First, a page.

If player has 6-7 badges:

[Solar Power] (knows Flame Charge and Phoenix Fire)
[Solid Rock] (knows Flame Charge)
[Own Tempo] (knows Flame Charge and Phoenix Fire)
[Blaze] (knows Flame Charge and Phoenix Fire)

Minimum Level: 41 (6 badges)/47 (7 badges)

The team Asher uses will be chosen from one of the above spoilers based on how many badges you have when you decide to challenge him. His Pokémon's levels will be adjusted to match yours via the averaging method mentioned above, with the exception that none of them will be below the given minimum level for your number of badges (this may result in some Pokémon being above or below the level at which they should evolve; don't worry about it). This can result in a situation like the following:

You have five badges, so Asher will use Camerupt, Ventorm, Sparcoil and Burungin. Your strongest Pokémon is level 35, so ordinarily the moderator would set their levels to something like 33, 34, 36 and 37; however, because the minimum level for a five-badge player is 36, the first two levels are raised to that minimum. Therefore, the team you'll battle is Camerupt lv36, Ventorm lv36, Sparcoil lv36, Burungin lv37.

It might sound a little complicated, but you don't need to worry too much about it—the moderator will set everything up for you.

There are some exceptions to this. Some gym leaders and important trainers may not want to challenge you until you've met a certain requirement, such as already having several badges. Other trainers will challenge you whenever you like, but they have particularly tough Pokémon that will never be below a certain level (most gym leaders, as with Asher above, will have a minimum level of at least 12). Still other trainers may have Pokémon with fixed levels that never change regardless of the strength of your Pokémon, so read the location's threads carefully to be sure you know what you're getting into when you initiate a battle. And remember to keep training—it might be worth hanging around on a route for a little while, even if you've already met your "do something" requirement, if it means the local gym leader won't be able to trample your team out of the gate!

Wild Pokémon

The strength of wild Pokémon is also adjusted, to a degree, to better match the strength of your team as you move through the islands. A glance at almost any Noticeboard thread on a route or in a dungeon will show you that most of the wild Pokémon in that area have a minimum level—they can be stronger than that, of course, and as the strength of your team increases the likelihood of seeing a higher-level Pokémon increases as well (and, conversely, the likelihood of seeing lower-level Pokémon decreases; you generally won't be finding any level 5 Pokémon if your team is in the 50's). The selection of wild Pokémon may also change the stronger your team gets, allowing you to find rarer Pokémon or even evolved Pokémon if you return to an area with a higher-leveled team.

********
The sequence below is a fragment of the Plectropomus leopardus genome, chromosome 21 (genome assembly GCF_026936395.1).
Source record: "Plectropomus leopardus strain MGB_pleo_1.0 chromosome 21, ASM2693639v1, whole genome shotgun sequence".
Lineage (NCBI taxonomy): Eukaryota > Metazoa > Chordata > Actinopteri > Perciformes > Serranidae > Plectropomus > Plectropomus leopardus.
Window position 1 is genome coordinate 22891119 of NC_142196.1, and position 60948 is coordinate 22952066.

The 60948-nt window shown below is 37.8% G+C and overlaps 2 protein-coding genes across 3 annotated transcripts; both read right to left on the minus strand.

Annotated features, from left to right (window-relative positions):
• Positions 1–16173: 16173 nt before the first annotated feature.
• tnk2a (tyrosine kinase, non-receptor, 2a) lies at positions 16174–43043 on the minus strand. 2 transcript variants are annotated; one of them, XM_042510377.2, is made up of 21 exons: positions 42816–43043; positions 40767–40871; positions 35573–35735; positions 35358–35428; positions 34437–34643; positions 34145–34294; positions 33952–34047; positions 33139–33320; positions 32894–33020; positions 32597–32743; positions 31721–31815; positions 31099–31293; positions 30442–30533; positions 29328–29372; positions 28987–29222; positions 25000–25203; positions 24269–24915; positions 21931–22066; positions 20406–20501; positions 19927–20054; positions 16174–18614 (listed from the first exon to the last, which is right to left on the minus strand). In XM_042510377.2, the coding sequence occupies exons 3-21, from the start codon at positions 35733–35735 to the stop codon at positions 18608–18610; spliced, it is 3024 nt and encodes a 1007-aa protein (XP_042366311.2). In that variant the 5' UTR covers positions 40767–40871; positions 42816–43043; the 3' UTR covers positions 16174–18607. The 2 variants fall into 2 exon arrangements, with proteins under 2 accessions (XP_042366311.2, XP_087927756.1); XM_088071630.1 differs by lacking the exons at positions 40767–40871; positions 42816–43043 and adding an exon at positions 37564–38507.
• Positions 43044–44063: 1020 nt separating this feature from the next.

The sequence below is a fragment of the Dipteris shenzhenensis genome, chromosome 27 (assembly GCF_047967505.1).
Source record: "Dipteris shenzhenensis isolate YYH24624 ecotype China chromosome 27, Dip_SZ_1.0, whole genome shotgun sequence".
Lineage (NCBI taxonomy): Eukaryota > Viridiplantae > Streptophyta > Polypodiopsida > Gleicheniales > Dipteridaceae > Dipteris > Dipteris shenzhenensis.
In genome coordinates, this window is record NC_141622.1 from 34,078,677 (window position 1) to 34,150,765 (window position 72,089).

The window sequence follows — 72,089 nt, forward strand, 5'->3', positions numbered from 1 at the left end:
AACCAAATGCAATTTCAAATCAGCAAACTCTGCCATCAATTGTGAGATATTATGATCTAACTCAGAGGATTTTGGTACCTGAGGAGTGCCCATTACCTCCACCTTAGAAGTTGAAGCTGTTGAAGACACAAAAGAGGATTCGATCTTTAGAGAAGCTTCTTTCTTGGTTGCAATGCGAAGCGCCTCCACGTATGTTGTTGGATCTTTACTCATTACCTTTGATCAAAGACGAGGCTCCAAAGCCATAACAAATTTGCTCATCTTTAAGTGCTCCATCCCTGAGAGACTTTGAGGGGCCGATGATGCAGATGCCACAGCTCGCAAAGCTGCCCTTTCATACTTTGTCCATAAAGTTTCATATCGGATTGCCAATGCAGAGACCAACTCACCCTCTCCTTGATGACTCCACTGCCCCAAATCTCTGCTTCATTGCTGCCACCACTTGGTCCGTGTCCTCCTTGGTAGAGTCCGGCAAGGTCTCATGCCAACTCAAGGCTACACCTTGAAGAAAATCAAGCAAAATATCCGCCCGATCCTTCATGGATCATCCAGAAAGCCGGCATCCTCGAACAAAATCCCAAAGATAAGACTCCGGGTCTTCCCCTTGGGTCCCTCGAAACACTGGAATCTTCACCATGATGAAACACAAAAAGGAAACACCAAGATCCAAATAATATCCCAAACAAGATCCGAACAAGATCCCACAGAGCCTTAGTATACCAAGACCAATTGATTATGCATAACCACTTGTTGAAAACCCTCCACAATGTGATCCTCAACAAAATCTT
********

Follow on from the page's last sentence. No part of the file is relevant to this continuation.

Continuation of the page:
In a nutshell, most wild Pokémon you encounter will be anywhere from one to seven levels lower than the strongest Pokémon on your team, and you won't find any Pokémon with a minimum level that is too powerful to handle unless you deliberately entered an area where the Pokémon are too strong for you. (If a mod gives you a level 20 wild when your strongest team member is only level 7 and you're in an area where level 7 Pokémon are perfectly possible, tell us and we'll kick them in the teeth for you.) Some particularly rare or delicate Pokémon may also have a maximum level they cannot rise above in that part of the wild; if you go hunting for them with a devastatingly powerful team, you'll have to be careful not to crush them before you get a chance to catch them!

As with trainers, there may be some situations in which the Pokémon you battle will be at a fixed level or otherwise differ from what was discussed above.

A Note on Level "X" Pokémon

If a sidequest, gym or other topic lists a Pokémon's level as something like [X] or [X-2], "X" should be equal to the level of the strongest Pokémon in your party unless otherwise stated; for example, there are some sidequests that give X as the level of your weakest Pokémon rather than your strongest.

Question not answered here?

Still need help? No worries—we've got a whole forum for you to ask questions in. (Be sure to search the topics that are already there to see if someone else has asked the same question, though!) If you already have an account, you can also stop by the shoutbox (at the bottom of the forum's index page) and talk to members and staff directly. Don't forget that this website may also have information that answers your question, too—check the FAQ and some other pages and see if that helps!